Some of these so-called "health foods" we eat every day are actually higher in sugar than your favorite breakfast treat.
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You may have heard not to eat bananas because they can contain as much or more sugar than a donut. Sure, that may be true, but they also contain soluble fiber to help your body digest sugar more slowly and boost your gut health, and potassium to help keep your blood pressure in check and your heart healthy. Not to mention, the sugar in bananas is natural and the sugar in donuts is added sugar. Donuts don't have many nutrients, but they taste really dang good.

glazed donuts stacked
Credit: Tomas_Mina

We discovered 10 surprising foods that had even more sugar than a glazed donut from Dunkin'—which has 12 grams—that are often considered healthy (or at least not as sugary as a donut). Find out which foods that are likely sitting in your fridge or pantry are actually loaded with added sugar, below:

Flavored Yogurt

While dairy products naturally contain lactose, a form of sugar only found in milk, there's not enough to justify the sugar content of many of the flavored yogurts out on the market. Whether you're a Greek yogurt eater or prefer a non-dairy option, many flavored yogurts contain more sugar than a donut.

This soy milk-based strawberry yogurt contains a whopping 22 grams, while flavored Greek yogurts can have over 10 grams of added sugar.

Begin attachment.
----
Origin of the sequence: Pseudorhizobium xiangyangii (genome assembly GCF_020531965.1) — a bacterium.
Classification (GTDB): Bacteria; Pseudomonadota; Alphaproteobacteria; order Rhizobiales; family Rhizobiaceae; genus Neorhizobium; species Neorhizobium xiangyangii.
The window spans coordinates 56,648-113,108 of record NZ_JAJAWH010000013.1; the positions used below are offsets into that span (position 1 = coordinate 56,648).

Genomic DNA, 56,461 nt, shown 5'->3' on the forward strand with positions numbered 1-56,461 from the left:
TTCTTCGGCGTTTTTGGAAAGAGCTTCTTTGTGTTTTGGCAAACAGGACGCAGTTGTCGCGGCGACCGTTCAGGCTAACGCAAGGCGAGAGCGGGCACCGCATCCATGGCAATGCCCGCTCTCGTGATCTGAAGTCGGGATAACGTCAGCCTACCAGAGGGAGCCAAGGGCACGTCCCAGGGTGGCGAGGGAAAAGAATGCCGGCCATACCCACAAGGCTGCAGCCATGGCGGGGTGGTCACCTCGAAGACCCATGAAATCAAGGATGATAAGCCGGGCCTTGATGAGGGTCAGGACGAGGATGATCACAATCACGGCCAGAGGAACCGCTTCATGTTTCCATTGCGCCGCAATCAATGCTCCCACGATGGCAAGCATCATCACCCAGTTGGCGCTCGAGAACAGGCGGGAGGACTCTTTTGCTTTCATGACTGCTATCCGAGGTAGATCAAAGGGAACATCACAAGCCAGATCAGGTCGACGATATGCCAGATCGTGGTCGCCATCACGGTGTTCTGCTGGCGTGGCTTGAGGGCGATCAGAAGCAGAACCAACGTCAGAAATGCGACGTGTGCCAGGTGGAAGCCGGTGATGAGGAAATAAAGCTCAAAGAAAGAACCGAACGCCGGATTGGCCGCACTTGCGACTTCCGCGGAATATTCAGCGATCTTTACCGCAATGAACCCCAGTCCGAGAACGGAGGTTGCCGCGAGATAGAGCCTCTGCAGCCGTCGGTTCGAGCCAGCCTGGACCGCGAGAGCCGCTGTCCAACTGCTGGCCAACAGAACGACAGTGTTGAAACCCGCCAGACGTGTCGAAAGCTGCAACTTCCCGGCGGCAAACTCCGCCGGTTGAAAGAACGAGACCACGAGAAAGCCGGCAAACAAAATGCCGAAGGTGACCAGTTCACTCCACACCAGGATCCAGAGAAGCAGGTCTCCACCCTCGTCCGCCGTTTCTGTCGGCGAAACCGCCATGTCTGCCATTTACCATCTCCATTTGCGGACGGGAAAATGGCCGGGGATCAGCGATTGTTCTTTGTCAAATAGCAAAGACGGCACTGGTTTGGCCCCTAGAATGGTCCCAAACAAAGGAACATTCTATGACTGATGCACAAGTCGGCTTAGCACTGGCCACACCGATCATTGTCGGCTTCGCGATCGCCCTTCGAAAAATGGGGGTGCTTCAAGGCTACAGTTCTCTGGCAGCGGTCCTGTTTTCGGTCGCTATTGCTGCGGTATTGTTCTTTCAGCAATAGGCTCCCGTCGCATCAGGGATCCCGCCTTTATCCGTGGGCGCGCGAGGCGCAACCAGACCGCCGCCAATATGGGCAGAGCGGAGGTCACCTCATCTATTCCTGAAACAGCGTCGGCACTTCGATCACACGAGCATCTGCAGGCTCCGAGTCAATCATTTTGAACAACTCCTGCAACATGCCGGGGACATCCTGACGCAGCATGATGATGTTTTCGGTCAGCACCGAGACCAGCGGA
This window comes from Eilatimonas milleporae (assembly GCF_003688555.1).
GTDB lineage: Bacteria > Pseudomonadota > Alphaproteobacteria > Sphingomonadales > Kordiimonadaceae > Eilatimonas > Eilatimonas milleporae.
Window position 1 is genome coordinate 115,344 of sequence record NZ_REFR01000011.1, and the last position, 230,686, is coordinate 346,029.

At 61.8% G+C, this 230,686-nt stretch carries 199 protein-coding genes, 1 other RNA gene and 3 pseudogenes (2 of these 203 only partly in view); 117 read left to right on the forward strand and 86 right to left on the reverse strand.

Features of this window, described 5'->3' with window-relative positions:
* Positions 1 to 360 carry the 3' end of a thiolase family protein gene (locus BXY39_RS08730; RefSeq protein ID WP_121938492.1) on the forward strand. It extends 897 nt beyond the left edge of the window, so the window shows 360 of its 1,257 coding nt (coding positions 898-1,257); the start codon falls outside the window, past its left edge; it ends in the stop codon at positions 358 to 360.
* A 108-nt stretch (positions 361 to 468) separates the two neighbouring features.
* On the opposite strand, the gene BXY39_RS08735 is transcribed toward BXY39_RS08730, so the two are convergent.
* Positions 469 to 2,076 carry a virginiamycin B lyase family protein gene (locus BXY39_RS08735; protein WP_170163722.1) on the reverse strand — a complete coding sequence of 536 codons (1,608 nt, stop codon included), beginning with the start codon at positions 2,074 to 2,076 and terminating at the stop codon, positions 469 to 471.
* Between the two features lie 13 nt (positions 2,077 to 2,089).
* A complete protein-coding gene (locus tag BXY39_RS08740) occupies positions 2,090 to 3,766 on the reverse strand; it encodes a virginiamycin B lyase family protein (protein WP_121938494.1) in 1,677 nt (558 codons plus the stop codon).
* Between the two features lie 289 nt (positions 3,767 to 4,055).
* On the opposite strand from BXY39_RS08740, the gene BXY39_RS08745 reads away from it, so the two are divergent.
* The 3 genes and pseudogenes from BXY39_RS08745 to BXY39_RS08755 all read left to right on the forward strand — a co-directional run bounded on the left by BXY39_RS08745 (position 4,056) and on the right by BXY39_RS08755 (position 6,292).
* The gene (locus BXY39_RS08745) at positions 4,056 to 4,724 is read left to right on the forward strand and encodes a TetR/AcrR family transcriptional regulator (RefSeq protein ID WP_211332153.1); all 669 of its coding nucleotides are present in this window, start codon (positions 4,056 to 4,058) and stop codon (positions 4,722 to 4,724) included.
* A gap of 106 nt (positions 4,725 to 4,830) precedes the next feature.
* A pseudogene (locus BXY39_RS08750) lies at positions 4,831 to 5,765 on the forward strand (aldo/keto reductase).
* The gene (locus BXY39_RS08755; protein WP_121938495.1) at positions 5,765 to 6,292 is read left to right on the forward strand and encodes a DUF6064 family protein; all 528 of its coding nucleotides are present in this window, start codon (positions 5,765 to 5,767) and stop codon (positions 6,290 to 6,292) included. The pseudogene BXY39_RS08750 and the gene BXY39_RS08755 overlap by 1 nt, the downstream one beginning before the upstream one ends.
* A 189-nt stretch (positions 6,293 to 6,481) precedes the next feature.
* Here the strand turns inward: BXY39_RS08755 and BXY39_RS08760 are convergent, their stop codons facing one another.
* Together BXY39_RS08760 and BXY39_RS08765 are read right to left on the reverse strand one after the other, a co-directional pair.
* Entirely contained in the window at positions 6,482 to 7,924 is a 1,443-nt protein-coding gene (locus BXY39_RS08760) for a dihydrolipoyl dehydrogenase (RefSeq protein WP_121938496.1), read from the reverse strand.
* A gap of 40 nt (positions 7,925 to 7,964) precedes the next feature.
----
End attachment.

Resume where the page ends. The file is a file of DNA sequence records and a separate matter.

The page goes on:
Choose plain yogurt and sweeten it with fruit or add a teaspoon of honey or maple syrup for just around 4 grams of sugar.

Granola

Granola is one of those foods that has a hardcore "health halo," likely because it is made with oats and often nuts, seeds and dried fruit. All good things—until all the sweeteners start rolling in.

From high fructose corn syrup to plain old table sugar, there is plenty of the sweet stuff hiding in popular granola brands that tout their fiber, protein or vitamin content and fail to mention they have more sugar than a baked good. This low-fat granola from Sunbelt Bakery has 17 grams in a ½ cup serving. Many "low-fat" products are high in sugar or salt to compensate for the palatability of fat. While some of that sugar comes from raisins in the cereal, sugar is the third ingredient, which means a lot of it is added.

Check labels if you're shopping for granola, or switch to oatmeal and give it crunch with nuts and natural sweetness with fruit. Also, you can always make your own at home.

Sports Drinks

Gatorade and the like may be a great way for a professional athlete or marathon runner needing to replenish their electrolytes and fuel up on carbs in a hurry, but maybe not so great for after a short exercise session or as an after-school drink for kids. A 20-ounce bottle of standard Gatorade contains 34 grams of sugar (that's about 14 grams per 8-ounce serving).

Muffins

If you're opting for the muffin at the coffee shop because you think it sounds healthier than a donut, just get the donut. Muffins can be a sneaky sugar bomb—even the bran ones. A medium-sized bran muffin has some fiber, iron and protein, but it also has 19 grams of sugar. To control the sugar amounts, your best bet is to make your own healthier muffins at home.